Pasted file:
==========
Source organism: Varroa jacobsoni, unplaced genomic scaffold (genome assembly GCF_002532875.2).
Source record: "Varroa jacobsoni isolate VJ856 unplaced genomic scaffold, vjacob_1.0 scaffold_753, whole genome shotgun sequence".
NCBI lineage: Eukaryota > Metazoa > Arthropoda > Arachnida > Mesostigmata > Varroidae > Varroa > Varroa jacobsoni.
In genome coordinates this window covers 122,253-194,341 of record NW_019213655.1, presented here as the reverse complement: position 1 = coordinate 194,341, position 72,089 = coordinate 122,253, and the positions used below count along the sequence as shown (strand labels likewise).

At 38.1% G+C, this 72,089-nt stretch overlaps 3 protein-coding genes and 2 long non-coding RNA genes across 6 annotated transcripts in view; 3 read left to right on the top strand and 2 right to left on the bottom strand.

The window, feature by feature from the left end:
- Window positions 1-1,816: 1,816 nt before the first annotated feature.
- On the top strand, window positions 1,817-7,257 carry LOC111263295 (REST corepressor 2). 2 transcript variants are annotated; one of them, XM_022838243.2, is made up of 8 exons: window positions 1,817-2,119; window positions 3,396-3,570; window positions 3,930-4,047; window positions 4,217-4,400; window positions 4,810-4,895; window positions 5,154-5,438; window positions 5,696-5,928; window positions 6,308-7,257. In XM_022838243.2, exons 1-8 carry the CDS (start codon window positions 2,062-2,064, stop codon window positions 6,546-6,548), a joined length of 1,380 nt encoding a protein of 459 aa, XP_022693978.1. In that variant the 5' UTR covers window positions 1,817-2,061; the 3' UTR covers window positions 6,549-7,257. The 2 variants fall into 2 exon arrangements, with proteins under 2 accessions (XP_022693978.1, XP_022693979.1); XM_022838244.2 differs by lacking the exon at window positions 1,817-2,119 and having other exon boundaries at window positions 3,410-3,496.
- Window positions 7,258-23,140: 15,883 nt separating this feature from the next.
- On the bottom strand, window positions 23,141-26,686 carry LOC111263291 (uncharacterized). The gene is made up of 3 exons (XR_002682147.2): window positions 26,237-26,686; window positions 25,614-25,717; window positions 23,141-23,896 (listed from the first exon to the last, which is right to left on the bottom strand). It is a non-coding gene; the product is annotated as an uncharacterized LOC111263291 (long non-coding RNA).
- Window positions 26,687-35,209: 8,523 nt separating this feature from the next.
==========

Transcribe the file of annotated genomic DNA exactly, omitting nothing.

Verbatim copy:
Source organism: Varroa jacobsoni, unplaced genomic scaffold (genome assembly GCF_002532875.2).
Source record: "Varroa jacobsoni isolate VJ856 unplaced genomic scaffold, vjacob_1.0 scaffold_753, whole genome shotgun sequence".
NCBI lineage: Eukaryota > Metazoa > Arthropoda > Arachnida > Mesostigmata > Varroidae > Varroa > Varroa jacobsoni.
In genome coordinates this window covers 122,253-194,341 of record NW_019213655.1, presented here as the reverse complement: position 1 = coordinate 194,341, position 72,089 = coordinate 122,253, and the positions used below count along the sequence as shown (strand labels likewise).

At 38.1% G+C, this 72,089-nt stretch overlaps 3 protein-coding genes and 2 long non-coding RNA genes across 6 annotated transcripts in view; 3 read left to right on the top strand and 2 right to left on the bottom strand.

The window, feature by feature from the left end:
- Window positions 1-1,816: 1,816 nt before the first annotated feature.
- On the top strand, window positions 1,817-7,257 carry LOC111263295 (REST corepressor 2). 2 transcript variants are annotated; one of them, XM_022838243.2, is made up of 8 exons: window positions 1,817-2,119; window positions 3,396-3,570; window positions 3,930-4,047; window positions 4,217-4,400; window positions 4,810-4,895; window positions 5,154-5,438; window positions 5,696-5,928; window positions 6,308-7,257. In XM_022838243.2, exons 1-8 carry the CDS (start codon window positions 2,062-2,064, stop codon window positions 6,546-6,548), a joined length of 1,380 nt encoding a protein of 459 aa, XP_022693978.1. In that variant the 5' UTR covers window positions 1,817-2,061; the 3' UTR covers window positions 6,549-7,257. The 2 variants fall into 2 exon arrangements, with proteins under 2 accessions (XP_022693978.1, XP_022693979.1); XM_022838244.2 differs by lacking the exon at window positions 1,817-2,119 and having other exon boundaries at window positions 3,410-3,496.
- Window positions 7,258-23,140: 15,883 nt separating this feature from the next.
- On the bottom strand, window positions 23,141-26,686 carry LOC111263291 (uncharacterized). The gene is made up of 3 exons (XR_002682147.2): window positions 26,237-26,686; window positions 25,614-25,717; window positions 23,141-23,896 (listed from the first exon to the last, which is right to left on the bottom strand). It is a non-coding gene; the product is annotated as an uncharacterized LOC111263291 (long non-coding RNA).
- Window positions 26,687-35,209: 8,523 nt separating this feature from the next.